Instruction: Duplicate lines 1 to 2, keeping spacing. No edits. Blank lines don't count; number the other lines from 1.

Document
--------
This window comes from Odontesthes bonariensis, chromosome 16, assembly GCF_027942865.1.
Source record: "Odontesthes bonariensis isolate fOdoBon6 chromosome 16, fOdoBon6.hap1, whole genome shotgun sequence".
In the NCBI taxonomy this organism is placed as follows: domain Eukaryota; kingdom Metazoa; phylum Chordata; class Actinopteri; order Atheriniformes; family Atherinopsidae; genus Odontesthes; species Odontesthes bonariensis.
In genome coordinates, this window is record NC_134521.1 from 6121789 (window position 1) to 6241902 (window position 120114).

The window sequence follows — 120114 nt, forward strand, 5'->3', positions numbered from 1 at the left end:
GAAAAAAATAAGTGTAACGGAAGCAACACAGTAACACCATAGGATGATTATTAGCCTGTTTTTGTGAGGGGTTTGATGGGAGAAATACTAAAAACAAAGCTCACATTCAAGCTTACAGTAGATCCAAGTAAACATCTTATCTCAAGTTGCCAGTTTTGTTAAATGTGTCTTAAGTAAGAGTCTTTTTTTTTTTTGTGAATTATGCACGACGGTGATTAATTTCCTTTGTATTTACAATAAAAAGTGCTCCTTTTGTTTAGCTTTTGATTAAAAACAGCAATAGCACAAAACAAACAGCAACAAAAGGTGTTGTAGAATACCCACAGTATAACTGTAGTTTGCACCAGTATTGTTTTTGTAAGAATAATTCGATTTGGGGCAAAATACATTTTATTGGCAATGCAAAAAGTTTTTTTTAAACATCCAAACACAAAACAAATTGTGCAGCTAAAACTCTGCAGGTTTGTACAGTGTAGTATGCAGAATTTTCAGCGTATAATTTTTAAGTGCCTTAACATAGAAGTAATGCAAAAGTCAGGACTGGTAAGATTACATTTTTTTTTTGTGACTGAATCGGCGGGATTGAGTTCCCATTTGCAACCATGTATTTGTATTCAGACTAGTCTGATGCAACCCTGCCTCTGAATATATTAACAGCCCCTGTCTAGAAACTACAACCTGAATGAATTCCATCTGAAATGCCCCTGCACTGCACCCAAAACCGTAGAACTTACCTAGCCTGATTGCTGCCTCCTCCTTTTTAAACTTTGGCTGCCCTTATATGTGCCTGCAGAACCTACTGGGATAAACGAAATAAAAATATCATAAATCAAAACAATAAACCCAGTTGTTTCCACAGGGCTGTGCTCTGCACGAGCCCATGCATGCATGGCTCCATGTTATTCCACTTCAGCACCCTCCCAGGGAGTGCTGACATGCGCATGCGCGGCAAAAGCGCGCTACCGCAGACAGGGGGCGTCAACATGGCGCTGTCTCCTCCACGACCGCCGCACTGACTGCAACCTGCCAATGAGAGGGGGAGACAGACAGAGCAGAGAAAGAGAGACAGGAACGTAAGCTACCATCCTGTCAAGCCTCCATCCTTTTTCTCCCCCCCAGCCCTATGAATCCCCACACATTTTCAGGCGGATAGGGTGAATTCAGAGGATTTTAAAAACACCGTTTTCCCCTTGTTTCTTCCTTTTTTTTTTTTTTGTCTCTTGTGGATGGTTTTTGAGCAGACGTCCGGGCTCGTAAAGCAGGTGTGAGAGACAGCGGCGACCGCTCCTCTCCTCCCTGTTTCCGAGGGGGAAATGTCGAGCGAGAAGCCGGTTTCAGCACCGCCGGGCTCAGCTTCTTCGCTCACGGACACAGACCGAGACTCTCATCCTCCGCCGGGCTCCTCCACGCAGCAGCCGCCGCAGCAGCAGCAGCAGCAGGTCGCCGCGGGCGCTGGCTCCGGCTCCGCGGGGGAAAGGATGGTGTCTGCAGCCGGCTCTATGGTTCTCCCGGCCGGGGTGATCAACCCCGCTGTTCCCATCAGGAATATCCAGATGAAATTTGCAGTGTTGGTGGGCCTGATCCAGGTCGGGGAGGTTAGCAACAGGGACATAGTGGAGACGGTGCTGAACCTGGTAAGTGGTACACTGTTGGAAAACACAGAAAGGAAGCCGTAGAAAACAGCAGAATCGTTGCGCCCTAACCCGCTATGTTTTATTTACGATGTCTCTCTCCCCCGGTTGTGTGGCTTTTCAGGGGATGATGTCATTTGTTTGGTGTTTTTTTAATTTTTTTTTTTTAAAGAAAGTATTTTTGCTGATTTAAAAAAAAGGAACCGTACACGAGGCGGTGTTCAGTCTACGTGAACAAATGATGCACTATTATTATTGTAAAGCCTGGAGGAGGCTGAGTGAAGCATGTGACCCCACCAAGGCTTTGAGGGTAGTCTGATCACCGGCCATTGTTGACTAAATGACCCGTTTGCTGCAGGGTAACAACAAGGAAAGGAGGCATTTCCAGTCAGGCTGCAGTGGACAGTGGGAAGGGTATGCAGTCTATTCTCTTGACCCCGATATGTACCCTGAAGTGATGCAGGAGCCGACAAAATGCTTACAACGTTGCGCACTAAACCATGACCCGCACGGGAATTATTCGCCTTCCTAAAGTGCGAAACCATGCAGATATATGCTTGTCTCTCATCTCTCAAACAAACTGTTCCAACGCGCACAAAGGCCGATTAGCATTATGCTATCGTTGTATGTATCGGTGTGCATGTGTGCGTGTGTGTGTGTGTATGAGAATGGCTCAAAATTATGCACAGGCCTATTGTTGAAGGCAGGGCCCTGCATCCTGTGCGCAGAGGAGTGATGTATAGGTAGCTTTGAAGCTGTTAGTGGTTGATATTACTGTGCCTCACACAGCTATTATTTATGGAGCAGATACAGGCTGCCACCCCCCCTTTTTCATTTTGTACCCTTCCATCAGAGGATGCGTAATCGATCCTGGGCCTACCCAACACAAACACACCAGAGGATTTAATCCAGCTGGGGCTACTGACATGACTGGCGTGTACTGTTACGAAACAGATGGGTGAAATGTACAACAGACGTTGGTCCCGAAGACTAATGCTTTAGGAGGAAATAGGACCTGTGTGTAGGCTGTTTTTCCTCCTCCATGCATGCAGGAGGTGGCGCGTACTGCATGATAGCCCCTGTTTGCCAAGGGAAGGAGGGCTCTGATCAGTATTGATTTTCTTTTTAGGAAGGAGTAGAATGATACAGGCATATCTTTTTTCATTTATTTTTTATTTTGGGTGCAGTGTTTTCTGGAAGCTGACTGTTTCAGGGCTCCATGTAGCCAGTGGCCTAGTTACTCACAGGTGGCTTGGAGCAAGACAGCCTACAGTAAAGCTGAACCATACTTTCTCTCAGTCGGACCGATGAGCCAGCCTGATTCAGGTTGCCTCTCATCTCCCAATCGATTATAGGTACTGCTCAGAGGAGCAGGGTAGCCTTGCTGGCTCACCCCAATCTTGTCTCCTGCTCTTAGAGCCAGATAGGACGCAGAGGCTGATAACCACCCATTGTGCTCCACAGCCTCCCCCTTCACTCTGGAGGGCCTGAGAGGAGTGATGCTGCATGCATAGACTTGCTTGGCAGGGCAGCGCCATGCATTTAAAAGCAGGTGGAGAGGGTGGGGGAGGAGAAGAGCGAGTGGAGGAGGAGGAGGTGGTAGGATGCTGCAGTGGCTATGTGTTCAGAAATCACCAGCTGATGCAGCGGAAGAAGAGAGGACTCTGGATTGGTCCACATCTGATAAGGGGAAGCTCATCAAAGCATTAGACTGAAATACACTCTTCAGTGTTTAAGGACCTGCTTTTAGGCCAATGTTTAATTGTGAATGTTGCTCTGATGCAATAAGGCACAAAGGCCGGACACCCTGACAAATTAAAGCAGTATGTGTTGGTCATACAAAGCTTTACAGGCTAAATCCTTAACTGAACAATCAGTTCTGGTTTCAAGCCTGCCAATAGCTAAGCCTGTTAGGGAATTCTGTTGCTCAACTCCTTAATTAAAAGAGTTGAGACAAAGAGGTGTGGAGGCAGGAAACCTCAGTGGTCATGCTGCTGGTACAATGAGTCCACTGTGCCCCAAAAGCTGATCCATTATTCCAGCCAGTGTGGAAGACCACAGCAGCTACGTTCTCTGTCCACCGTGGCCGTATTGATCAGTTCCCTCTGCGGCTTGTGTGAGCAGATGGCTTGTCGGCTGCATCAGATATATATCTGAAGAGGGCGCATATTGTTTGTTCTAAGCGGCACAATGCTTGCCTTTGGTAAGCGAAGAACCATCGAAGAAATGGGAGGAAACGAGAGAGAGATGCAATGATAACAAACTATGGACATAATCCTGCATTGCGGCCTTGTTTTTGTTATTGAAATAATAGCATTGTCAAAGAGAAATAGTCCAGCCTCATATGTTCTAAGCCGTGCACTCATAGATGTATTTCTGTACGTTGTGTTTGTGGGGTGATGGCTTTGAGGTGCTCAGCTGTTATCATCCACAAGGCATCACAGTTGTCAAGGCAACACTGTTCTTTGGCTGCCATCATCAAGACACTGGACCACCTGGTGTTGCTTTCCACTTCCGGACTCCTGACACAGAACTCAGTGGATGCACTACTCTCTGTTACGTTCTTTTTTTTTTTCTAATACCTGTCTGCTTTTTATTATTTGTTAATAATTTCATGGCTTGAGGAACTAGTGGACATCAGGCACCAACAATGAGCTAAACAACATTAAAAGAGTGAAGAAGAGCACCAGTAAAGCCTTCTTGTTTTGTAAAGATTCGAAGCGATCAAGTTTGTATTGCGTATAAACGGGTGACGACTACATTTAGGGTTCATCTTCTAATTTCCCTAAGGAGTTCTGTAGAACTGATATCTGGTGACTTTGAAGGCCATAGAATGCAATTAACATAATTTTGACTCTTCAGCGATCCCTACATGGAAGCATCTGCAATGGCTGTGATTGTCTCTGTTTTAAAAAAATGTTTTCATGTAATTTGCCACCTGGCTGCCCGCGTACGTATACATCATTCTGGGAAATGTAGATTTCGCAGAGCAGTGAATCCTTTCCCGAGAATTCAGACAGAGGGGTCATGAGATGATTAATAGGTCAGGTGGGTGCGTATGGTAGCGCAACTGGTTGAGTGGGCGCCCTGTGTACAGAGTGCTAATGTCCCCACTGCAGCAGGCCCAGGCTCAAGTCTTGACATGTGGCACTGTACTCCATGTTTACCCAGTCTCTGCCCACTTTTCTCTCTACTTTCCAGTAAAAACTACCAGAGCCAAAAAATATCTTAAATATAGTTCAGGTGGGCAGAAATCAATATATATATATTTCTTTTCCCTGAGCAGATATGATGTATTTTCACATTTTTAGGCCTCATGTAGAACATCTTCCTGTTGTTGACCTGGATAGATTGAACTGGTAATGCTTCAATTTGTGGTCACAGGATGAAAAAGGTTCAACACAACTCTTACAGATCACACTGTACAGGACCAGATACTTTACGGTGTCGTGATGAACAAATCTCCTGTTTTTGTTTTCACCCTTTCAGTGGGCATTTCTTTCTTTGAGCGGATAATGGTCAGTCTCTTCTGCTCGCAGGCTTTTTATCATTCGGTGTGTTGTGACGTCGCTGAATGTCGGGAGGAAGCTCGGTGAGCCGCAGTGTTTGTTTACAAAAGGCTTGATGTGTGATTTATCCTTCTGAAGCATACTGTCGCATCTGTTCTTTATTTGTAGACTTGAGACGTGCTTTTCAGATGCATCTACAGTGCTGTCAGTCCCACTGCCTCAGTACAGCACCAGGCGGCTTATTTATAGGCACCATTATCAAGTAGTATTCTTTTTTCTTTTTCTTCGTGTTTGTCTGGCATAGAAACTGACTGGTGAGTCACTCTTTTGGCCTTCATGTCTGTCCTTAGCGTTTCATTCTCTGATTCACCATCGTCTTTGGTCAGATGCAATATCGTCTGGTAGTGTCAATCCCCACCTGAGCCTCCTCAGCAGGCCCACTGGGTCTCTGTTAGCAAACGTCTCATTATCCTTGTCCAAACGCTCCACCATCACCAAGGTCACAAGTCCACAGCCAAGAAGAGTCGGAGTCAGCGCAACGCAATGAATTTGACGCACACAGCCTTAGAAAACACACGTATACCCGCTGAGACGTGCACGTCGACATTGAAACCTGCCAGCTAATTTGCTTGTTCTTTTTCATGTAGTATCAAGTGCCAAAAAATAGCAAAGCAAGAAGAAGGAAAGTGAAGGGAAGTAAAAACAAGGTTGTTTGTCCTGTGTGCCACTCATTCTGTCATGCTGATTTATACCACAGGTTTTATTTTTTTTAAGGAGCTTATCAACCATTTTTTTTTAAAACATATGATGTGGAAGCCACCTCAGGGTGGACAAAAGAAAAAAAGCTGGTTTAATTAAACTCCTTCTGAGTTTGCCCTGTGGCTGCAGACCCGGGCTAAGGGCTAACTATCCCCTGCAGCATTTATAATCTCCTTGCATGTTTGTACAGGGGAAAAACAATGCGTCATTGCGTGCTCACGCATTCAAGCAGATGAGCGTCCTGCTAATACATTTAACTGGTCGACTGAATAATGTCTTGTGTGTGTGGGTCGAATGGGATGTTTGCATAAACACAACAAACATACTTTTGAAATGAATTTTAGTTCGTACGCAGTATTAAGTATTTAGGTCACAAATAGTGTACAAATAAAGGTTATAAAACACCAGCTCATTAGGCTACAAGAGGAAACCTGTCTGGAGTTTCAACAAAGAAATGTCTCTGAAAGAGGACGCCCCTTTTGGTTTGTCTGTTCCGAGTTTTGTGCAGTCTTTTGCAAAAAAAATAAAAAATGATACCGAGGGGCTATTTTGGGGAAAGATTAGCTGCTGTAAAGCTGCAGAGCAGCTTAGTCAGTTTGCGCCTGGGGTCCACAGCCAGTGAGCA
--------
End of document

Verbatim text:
This window comes from Odontesthes bonariensis, chromosome 16, assembly GCF_027942865.1.
Source record: "Odontesthes bonariensis isolate fOdoBon6 chromosome 16, fOdoBon6.hap1, whole genome shotgun sequence".